From watching loads of westerns as a kid I always imagined that when I was finally old enough to get into a bar, there was bound to be a mass bar fight kicking off. A huge bonkers brawl where people were delivering punches and kicks, swinging on chandeliers, and getting thrown through windows. Sadly most nights out involved spending too much money on a fruit machine in the pub and buying a kebab that was instantly regretted. But now with Paint the Town Red you can relieve those fantasy mass battles, fighting everyone and anyone until you are the last one standing. Let’s get ready to rumble…
Paint the Town Red has been kicking around on Early Access on Steam for a while, building a community of fans and creators. Now it’s on console and it’s up to us to see what all the fuss is about. And it’s simple to describe this game too – a first-person brawler action game.
Yet there are options and when you get to the menus you are faced with several modes. First up are scenarios and here you are presented with six different levels or maps that take you from a modern-day bar to a saloon in a 19th century western. Your job is to walk into that location and start a fight – pretty much for no reason – and then, when the brawl begins, make sure you kill everyone in the room until you are the last one left standing.
How you do this is tricky. You have a kick button and a jump button, yet you can also pick up a large array of weapons; find everyday objects lying around and use them as deadly weapons. But you only get to use them once and the problem is, everyone in the area you are in – ie, the whole bar – is trying to kill you. The objects or weapons range from knives to pool cues or a simple stool left lying around. It goes without saying that you have a health bar and can only take a small amount of damage before it’s game over. Due to this Paint the Town Red works as a careful mix of tactical nous and sheer fighting skills.
It’s not just all about punching and kicking your way through things though and if you want to amend the levels a little, making them play out differently, there are a range of modifiers which add to your experience. You can make the enemies weaker so they only need one hit to take them down, or make yourself weaker for more of a challenge. You can adopt a special move like a supercharge hit or Berserker mode where you kill everything in slow-motion. You can even turn everyone into zombies if you really want to. There are lots of options that ensure Paint the Town Red is fun to play with lots of varied gameplay.
The other modes on offer are that of Arena which is like a challenge mode – a host of folk are placed in a gladiator arena with spinning spike machines and fire traps. Once again you aim to be the last one standing as the challenges get harder with more things trying to kill you. This is fun once again, but it doesn’t have the same appeal as to what is found in the scenarios.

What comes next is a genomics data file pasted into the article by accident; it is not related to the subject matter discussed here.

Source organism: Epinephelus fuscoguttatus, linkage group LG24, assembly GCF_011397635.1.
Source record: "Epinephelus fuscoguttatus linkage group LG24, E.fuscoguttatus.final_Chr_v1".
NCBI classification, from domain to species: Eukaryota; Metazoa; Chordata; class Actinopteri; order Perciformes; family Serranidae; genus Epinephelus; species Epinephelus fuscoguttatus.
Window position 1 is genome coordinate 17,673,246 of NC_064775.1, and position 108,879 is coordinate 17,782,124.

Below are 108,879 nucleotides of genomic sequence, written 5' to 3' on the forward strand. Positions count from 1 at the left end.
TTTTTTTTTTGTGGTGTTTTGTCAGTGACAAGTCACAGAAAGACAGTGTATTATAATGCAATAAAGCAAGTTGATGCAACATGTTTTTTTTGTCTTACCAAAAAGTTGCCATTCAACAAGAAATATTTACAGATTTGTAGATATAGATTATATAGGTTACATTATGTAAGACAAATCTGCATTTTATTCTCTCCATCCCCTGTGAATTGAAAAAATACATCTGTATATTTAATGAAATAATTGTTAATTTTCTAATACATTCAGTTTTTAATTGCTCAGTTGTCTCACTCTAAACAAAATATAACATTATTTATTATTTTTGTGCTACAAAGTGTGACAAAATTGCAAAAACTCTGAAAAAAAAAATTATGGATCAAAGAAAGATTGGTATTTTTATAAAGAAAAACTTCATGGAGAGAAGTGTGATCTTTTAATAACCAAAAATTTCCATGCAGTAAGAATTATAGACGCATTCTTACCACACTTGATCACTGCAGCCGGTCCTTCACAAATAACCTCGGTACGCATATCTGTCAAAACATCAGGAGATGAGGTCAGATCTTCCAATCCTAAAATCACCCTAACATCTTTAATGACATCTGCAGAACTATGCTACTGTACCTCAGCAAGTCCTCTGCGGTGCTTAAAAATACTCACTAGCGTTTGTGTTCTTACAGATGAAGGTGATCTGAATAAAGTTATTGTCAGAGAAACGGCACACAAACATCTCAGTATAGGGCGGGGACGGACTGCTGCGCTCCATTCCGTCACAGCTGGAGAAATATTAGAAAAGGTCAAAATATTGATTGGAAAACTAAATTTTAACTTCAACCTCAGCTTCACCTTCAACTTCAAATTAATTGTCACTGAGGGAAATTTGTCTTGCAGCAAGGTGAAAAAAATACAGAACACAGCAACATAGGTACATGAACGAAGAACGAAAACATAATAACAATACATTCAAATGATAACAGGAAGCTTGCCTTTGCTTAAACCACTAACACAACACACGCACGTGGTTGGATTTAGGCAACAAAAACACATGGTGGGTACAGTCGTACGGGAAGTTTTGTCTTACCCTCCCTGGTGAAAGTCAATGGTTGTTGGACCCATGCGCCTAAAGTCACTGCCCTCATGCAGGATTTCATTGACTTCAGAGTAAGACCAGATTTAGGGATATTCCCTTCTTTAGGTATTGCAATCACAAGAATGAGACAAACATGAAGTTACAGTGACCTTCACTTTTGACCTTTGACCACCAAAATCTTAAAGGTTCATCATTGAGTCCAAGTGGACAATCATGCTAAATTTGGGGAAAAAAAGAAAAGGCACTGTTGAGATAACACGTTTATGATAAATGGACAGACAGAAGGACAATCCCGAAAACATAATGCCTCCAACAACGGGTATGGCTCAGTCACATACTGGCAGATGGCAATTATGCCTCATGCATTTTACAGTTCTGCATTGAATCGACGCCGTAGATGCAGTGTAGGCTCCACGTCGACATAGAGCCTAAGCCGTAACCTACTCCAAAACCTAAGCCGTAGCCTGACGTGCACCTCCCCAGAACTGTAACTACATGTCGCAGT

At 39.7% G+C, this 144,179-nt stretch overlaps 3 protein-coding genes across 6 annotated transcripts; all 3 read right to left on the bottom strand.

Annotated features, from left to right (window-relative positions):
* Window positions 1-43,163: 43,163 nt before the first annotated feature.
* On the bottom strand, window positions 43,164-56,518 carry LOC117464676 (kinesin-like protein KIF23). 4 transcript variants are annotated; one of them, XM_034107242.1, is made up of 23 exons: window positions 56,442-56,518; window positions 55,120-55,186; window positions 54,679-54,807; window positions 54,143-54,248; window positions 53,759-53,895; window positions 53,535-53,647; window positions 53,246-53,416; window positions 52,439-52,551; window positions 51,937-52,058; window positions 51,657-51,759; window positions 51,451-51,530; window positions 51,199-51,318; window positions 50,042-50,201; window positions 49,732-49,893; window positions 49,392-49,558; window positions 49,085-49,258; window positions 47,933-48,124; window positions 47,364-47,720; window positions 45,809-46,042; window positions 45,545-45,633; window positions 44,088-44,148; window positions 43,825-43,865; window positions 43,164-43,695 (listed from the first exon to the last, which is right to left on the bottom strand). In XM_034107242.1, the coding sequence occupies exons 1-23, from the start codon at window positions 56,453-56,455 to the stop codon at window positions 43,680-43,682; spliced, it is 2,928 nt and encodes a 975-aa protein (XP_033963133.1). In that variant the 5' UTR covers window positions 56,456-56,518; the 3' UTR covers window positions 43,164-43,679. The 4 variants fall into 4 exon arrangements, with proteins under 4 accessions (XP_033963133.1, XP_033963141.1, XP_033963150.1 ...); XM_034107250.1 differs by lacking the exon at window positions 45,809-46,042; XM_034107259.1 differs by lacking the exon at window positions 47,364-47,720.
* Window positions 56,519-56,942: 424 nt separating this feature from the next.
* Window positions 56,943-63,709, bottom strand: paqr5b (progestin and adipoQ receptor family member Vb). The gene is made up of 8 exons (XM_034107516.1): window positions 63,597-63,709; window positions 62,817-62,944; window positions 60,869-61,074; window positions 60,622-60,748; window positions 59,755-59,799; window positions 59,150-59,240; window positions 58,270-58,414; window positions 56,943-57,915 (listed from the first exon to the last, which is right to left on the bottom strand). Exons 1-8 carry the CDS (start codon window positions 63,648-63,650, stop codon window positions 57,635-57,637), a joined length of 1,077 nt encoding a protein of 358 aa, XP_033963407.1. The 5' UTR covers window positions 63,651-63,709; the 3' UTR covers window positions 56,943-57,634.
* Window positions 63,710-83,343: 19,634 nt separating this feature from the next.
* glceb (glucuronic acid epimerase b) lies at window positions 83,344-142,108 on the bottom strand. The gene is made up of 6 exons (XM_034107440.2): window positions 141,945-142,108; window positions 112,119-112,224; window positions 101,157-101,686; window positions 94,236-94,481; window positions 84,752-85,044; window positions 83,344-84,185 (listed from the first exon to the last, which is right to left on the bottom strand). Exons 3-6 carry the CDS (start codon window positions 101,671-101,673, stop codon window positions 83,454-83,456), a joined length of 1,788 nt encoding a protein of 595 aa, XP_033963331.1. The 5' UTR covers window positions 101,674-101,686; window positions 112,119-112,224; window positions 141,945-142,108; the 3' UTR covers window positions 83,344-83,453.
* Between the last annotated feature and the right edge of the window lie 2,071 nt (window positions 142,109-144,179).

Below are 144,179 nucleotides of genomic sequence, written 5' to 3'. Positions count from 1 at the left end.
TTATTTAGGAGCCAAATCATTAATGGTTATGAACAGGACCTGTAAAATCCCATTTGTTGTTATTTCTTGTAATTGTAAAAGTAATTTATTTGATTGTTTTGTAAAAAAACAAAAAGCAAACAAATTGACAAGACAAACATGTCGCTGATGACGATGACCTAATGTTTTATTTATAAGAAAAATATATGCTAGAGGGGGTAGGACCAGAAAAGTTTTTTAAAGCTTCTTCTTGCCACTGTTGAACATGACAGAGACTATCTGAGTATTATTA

What is a very interesting and great addition is that of Beneath. Completely different from the other modes, it takes you on a journey that plays as a roguelike RPG. You end up in an underground government facility where you can choose a class like a Brawler or a Warlock and then head into a series of caves and tunnels to defeat enemies, eventually taking down and killing four bosses. More of the story is fed to the players as progress is made and Beneath is a surprisingly entertaining addition to the standard Paint the Town Red experience. In fact, with enemies varying from floating heads to vampires, it all becomes rather addictive.
Visually we find Paint the Town Red employing voxel art in the visual design. It is a truly superb bit of design with great locations including a disco and a prison. In Beneath it comes into its own as the development team go to town with the creature design and atmosphere. I have loved seeing the character faces change expression when you hit them or as they discover something terrible occurring. Maybe I’m just a bit wrong.
The soundtrack is also wonderful, from the ominous opening track across the menu screens to the brilliant disco number in the club; a tune that will stop playing when you hit the DJ and then start up again a bit later. There’s even a house band in one of the scenarios that you can also beat up. The audio work is great throughout.
Paint the Town Red is one full of surprise and delight. The time it’s had in Early Access has clearly helped in its development, with the arrival on Xbox coming across as almost two separate games bundled into one package – scenarios and arena being one, and Beneath being another. It’s a shame that the editor mode found on PC hasn’t come across to console, however should you want to involve yourself in mass fights, laughing uncontrollably throughout, or wish to get engrossed in the RPG elements of Beneath, you’ll want to put your best fighting shoes on, because it’s time to Paint the Town Red.
Prepare to Paint the Town Red on Xbox Series X|S and Xbox One – find a copy of the game on the Xbox Store